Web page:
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## High school geometry

### Course: High school geometry>Unit 4

Lesson 6: Proving relationships using similarity

# Proof: perpendicular lines have opposite reciprocal slopes

To prove that perpendicular lines have opposite reciprocal slopes, draw the two lines and label key points. By identifying the two right triangles that are formed, one can use the definition of slope to calculate the slopes of the two lines. Finally, using the properties of similar right triangles, show that the two slopes are indeed opposite reciprocals of each other.

## Want to join the conversation?

• Line DE is negative because it goes from D to E in the direction. He could have just gone in the direction of E to D and had line ED that doesn't need the negative symbol because its going in a positive direction! For that matter why did he make the line CB and not BC which would have needed the negative symbol? If any of the lines are changed as I mentioned then the proof would fail. So what am I not understanding? • If a line goes forward (to the right) in the upper right quadrant it has a positive slope, and if it goes to the lower right side it has a negative slope. This is reciprocated in the other direction (positive slope = bottom left and negative slope = top left). The ED/DE line goes to the right in the lower right quadrant, so the slope must be negative, unlike the BC/CB one which goes into the upper right quandrant.
• Why do perpendicular lines have a negative reciprocal slope ? I'm still a bit puzzled • At , Sal said that we have to take DE as negative then why didn't he took BC as negative on LHS? Isn't it also dropping? • He is saying DE is negative while AD is positive so that the slope of AE is negative, so he is using this fact for a purpose, not just to say that it is negative for no reason. On the other hand, if you start from A, you are correct that BC is negative, but AB would also be negative, so when you talk about the slope of AC, when you divide a negative by a negative, you would get a positive.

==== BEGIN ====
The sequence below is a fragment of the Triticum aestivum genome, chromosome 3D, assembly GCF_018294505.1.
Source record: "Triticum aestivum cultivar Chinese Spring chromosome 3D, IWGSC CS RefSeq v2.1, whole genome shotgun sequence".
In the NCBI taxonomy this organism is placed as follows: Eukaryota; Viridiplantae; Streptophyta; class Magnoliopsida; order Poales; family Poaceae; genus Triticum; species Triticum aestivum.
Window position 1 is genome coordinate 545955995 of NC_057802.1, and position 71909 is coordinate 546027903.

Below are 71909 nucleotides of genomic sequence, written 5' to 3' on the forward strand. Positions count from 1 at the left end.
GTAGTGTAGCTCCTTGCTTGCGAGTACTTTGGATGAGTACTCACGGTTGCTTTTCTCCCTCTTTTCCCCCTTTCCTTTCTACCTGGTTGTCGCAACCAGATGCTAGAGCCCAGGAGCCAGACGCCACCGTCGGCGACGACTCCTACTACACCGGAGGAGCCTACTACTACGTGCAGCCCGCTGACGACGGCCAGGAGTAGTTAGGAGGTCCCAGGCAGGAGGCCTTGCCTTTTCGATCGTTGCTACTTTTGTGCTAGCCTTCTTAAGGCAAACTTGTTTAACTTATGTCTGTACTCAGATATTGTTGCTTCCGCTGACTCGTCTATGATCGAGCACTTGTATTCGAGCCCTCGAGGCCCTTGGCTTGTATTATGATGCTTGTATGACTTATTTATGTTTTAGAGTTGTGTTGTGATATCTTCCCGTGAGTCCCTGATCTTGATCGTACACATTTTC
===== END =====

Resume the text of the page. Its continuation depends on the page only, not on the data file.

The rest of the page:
Hope this helps
• Isn't the similarity postulate supposed to be 'AA', instead of 'AAA'? • I think I finally understood how it worked when you drew the triangles. I get it now! When you look at one perpendicular line, and then you look at the second perpendicular line, it's almost as if the rise and run SWITCHED PLACES! That's why the slope of a perpendicular line is the negative reciprocal of the other perpendicular line!
Edit: That IS how it works, right? • How do you know how properly approach to the problem? I mean if I was going to prove such things I would go in the wrong direction and stuck there. Is there some common sense of proving things like this? Thanks! • Sometimes you can look for clues, patterns. Examine how you approached similar problems in the past. Other times, you got to pick a path and go through with it. The first person who came up with this particular problem didn't know what direction to go in, or even if there was any direction at all. If you get stuck, try a new angle.

If you try and try and try and try to do something, like how people tried to find a fractional representation of the square root of two, and it's just not working, maybe instead of trying to find a possible answer, you could prove why it's impossible. That's what Euclid did. He did something called a proof by contradiction, where you assume the contrary thing is true at the start of the proof. It's worth reading about. Hope this is enough of an answer to get you started, because really, this is what the joy of mathematics is all about.
• I could take the slope of L as the line AC and the slope will be negative not positive and the the slope Of M will not be negative reciprocal of L • Can we use dot products for deriving the same result?